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Incorrect Wikipedia Article?

  1. Mar 12, 2006 #1
    Hey folks,

    I'm currently studying sequences and the like in Calc 2, and I went to Wikipedia for another explaination about them. The example given in the article located here seems to be incorrect to me.

    The example is this:

    [itex]\sum _{n=0}^{\infty }{2}^{-n} = 2[/itex]

    I was thinking it's equal to zero though, since when n is really large, then the bottom gets really big so the whole fraction would head to zero.

    Am I wrong or is the author wrong?
  2. jcsd
  3. Mar 12, 2006 #2
    This is a series, and not a sequence.
  4. Mar 12, 2006 #3
    Yeah, that's what I meant to say o:) ... but should that change the answer?
  5. Mar 12, 2006 #4


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    Well, yes. A "series", a "sum of a series", a "sequence", and a "limit of a sequence" are all very different things.
  6. Mar 12, 2006 #5
    You're thinking of [itex]\lim_{n \to \infty} 2^{-n}[/itex], which is zero. However [itex]\sum 2^{-n} = 1 + \frac{1}{2} + \frac{1}{4} + \cdots[/itex] isn't zero.
  7. Mar 12, 2006 #6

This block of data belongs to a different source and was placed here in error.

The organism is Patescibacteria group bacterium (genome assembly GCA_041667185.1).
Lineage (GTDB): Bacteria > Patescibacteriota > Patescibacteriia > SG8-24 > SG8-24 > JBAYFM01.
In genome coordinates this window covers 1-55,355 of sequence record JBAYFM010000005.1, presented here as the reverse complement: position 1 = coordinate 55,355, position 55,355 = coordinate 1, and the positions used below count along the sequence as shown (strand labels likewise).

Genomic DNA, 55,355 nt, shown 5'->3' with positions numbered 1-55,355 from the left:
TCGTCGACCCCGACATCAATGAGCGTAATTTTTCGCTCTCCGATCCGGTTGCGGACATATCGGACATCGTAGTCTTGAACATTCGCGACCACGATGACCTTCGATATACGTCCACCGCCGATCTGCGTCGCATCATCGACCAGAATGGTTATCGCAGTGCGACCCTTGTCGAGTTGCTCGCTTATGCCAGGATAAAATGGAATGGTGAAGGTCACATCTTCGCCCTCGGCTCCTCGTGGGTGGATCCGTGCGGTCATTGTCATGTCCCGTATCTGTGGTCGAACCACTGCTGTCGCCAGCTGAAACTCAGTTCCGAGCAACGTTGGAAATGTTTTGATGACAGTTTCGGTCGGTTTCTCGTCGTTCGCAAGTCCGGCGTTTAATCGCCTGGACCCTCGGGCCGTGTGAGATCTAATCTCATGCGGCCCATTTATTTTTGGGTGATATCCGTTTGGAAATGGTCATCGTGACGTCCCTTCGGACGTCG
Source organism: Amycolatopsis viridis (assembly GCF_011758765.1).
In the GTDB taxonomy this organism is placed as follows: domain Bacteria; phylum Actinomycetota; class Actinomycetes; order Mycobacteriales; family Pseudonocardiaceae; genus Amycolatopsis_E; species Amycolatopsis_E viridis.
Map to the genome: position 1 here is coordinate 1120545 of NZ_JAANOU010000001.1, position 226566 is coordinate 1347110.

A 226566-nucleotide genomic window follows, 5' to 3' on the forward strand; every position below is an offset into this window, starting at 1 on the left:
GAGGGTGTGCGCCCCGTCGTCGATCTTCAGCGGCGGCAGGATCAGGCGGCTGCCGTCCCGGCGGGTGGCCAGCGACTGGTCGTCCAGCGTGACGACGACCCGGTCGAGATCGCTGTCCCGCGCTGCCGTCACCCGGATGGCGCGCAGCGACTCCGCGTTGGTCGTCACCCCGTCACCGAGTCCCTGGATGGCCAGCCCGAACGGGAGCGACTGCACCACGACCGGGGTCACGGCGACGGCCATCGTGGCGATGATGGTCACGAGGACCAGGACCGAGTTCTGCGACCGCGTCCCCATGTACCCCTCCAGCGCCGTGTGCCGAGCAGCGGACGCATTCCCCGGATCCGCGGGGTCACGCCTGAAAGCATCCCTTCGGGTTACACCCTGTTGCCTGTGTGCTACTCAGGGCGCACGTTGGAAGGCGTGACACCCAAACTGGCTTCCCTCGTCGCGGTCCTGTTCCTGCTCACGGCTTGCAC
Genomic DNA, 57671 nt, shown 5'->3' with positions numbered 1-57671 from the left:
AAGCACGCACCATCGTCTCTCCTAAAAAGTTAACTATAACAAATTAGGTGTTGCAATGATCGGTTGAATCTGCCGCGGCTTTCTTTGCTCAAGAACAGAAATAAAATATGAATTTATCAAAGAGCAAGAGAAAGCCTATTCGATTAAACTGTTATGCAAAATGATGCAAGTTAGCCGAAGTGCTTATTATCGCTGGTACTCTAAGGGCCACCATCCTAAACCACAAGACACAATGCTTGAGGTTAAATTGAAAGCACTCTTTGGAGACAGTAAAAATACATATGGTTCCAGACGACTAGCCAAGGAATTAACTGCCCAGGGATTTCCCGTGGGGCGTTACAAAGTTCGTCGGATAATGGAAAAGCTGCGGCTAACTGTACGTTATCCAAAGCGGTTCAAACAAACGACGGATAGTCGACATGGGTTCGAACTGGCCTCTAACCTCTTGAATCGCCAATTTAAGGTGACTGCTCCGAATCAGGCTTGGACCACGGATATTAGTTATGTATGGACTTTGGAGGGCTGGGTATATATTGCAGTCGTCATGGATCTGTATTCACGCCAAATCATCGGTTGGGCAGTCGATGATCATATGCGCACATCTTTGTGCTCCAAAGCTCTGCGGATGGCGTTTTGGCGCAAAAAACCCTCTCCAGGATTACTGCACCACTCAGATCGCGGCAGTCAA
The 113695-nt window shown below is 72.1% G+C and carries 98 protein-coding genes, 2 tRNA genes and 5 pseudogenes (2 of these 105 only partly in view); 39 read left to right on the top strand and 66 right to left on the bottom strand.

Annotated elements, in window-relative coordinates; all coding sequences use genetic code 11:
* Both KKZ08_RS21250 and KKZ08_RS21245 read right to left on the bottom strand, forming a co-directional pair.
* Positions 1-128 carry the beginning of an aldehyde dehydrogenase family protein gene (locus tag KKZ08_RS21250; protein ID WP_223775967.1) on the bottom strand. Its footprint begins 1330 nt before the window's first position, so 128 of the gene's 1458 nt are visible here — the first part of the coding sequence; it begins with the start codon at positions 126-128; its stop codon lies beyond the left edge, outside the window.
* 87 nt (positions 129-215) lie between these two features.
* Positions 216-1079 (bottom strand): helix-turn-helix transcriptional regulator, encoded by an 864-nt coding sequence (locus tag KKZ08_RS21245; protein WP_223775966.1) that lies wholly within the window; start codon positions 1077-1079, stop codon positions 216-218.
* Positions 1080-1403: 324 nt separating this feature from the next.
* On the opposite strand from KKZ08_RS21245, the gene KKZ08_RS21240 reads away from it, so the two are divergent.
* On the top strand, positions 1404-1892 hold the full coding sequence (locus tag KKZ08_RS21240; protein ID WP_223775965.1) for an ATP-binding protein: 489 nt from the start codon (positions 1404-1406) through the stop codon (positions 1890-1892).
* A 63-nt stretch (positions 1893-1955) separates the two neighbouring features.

Yes, that answer is correct. [tex]1 + \frac{1}{2} + \frac{1}{4} + \cdots[/tex] does indeed equal 2.

    I probably solve simple series like this in a unique way, but I tend to imagine it in the number base 2 (binary). This would essentially be 1.11111111 repeating. This is like our 9.9999 repeating = 10, only that in binary is 2.
  8. Mar 13, 2006 #7


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    Uhmmm, I am sorry to tell you this, but you are wrong, not the author... :tongue2:
    This is a geometric series with the first term 1, and the common ratio r = 1 / 2.
    So apply the formula to find the sum of the first n terms of a geometric series, we have:
    [tex]S_n = a_1 \frac{1 - r ^ n}{1 - r}[/tex]
    Now r = 1 / 2. So |r| < 1, that means:
    [tex]\lim_{n \rightarrow \infty} r ^ n = 0[/tex]
    Now let n increase without bound to get the sum:
    [tex]\sum_{n = 0} ^ {\infty} 2 ^ {-n} = \lim_{n \rightarrow \infty} S_n = \lim_{n \rightarrow \infty} a_1 \frac{1 - r ^ n}{1 - r} = \frac{a_1}{1 - r} = \frac{1}{1 - \frac{1}{2}} = 2[/tex].
    Can you get this? :)
    @ KingNothing: Have you leant geometric series? We don't need to complicate the problem in binary, though. Just my $0.02.
    Last edited: Mar 13, 2006
  9. Mar 13, 2006 #8
    Doh!! I get it now! Thanks folks... and I apologize for my confusion :(... it's all a little complicated when you first learn it.
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